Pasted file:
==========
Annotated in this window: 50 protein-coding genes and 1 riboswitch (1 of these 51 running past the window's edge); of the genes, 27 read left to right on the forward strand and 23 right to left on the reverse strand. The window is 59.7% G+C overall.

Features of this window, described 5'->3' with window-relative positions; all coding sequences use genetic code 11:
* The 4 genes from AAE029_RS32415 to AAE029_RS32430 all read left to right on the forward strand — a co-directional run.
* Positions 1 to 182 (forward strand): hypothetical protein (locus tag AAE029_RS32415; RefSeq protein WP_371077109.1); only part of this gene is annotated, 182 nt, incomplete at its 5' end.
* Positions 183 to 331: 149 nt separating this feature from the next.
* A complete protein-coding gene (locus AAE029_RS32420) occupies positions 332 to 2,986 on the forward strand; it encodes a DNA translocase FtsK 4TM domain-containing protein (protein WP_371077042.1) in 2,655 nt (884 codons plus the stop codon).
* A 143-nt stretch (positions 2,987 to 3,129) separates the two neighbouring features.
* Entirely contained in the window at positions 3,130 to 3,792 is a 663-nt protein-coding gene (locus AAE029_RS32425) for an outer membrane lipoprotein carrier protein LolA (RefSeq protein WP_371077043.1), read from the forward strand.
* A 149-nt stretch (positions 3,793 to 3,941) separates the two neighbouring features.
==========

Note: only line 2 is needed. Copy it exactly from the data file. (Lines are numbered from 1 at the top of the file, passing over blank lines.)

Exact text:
Features of this window, described 5'->3' with window-relative positions; all coding sequences use genetic code 11: